Everyone LOVES holding babies. And I do too. But not right after birth.
In the hours, days, and months after birth, babies are being colonized by a whole community of microflora, primarily in their gut. In fact, a QUADRILLION (!!!) microflora (bacteria, viruses, and fungi) are going to invade your baby’s body and set up camp there. And it’s totally normal and healthy. These microbes, very different from the ones that cause illness, are our friends because optimal colonization of the gut with sets your baby up for fantastic long term health.
When I’m with a family in the immediate postpartum period (those couple hours right after birth), I do very little touching of their baby because I want to ensure that their baby gets colonized with THEIR microflora, not mine. Although I am pretty sure I’ve got healthy flora because I do all the things to keep it that way (and was born vaginally and breastfed), which is a topic for another day, every family’s flora is a little bit different. As my clients know, I believe really strongly in the breast crawl, and babies initiating breastfeeding on their own, so usually there’s no need for me to put my hands on a baby. Occasionally, though, moms ask for my help, so I’ll either wash my hands really well or wear gloves, and avoid spending a lot of time, if any, touching the baby’s head or face, often using the blanket or hat as a buffer.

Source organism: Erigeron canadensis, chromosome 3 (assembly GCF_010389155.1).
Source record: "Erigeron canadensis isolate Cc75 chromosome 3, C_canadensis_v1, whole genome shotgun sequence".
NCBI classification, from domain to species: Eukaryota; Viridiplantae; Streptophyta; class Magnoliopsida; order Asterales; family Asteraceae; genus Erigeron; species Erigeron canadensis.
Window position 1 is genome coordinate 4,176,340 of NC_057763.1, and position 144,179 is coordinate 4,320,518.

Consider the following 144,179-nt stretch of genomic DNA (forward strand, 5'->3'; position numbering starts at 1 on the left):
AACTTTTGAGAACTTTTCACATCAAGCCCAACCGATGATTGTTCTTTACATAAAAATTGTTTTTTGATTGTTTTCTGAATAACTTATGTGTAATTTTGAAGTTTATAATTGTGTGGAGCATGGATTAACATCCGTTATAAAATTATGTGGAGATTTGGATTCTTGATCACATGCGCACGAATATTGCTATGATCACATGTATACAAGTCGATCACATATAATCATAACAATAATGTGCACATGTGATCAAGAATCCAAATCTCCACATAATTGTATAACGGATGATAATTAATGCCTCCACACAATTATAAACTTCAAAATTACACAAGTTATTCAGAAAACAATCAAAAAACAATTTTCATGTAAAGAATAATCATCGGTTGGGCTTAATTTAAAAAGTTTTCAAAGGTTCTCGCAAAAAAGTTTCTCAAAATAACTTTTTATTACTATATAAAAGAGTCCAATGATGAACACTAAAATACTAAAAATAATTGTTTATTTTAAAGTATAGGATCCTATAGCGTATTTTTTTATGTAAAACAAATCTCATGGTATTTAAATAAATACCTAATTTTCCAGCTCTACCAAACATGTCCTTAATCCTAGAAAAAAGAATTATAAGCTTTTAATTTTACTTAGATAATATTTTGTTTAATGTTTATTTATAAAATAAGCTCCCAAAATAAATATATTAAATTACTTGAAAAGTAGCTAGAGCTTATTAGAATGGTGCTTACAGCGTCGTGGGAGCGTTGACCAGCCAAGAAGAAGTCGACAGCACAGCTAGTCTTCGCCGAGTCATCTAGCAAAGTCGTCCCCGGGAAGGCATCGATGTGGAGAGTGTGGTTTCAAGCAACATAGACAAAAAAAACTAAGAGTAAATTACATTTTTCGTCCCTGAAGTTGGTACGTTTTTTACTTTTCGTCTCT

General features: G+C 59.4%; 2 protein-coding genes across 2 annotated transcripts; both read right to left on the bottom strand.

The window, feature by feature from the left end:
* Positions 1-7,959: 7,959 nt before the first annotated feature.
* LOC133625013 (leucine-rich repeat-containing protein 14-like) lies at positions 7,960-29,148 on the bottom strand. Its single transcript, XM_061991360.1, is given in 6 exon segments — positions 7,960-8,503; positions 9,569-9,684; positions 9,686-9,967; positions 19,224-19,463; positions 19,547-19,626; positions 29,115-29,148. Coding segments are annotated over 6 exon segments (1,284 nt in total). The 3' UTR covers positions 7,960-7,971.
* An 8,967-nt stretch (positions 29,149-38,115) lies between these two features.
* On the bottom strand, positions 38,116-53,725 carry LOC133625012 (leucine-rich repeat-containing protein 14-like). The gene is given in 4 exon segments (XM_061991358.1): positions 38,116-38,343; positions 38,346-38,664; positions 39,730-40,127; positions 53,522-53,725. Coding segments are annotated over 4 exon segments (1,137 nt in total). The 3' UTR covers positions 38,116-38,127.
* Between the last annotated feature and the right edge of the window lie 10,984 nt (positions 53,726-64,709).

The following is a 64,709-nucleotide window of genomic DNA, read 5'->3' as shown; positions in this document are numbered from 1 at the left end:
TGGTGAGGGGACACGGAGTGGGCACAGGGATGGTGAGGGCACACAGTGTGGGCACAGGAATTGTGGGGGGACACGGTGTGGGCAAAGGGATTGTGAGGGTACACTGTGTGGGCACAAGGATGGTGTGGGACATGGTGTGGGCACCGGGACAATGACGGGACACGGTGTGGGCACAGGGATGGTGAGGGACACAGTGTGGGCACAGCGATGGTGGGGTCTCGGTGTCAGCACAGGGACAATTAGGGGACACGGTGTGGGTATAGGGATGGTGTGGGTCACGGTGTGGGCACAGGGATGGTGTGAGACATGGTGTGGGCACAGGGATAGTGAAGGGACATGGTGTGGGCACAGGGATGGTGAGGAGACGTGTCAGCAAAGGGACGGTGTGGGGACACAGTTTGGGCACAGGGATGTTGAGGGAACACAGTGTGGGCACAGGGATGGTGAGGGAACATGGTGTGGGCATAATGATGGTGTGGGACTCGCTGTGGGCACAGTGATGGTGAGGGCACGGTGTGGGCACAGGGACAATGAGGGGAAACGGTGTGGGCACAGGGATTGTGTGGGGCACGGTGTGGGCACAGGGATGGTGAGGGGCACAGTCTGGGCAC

So what’s the big deal about microflora? For one, studies have shown that babies born vaginally have a different microflora than those born by Cesarean. While vaginally born babies are colonized with flora from the mother’s vagina and rectum (which, again, is healthy, normal, and optimal–not “dirty”), those born by Cesarean are colonized with hospital-type flora because most of the time, the very first surfaces or hands they encounter are ones of hospital staff. That’s why, for any kind of birth, getting babies skin to skin immediately, or soon after birth, is so important. If you gave birth by cesarean, rest assured, there’s other things that can help restore microflora include:
- Skin to skin in the operating room, or immediately (watch a gentle cesarean)
- Transfer of maternal vaginal secretions (swabbing the mother’s vagina and applying the swab to the baby’s mouth)
Another reason microflora is a big deal is because it’s been linked to risk of allergies, asthma, obesity, SIDS, eczema, autoimmune disorders, and even mental health! And that’s just what’s been confirmed; there’s lots more research in the making.
Want to read more about microflora?
- Cesarean section & microbiota
- Microbirth, the movie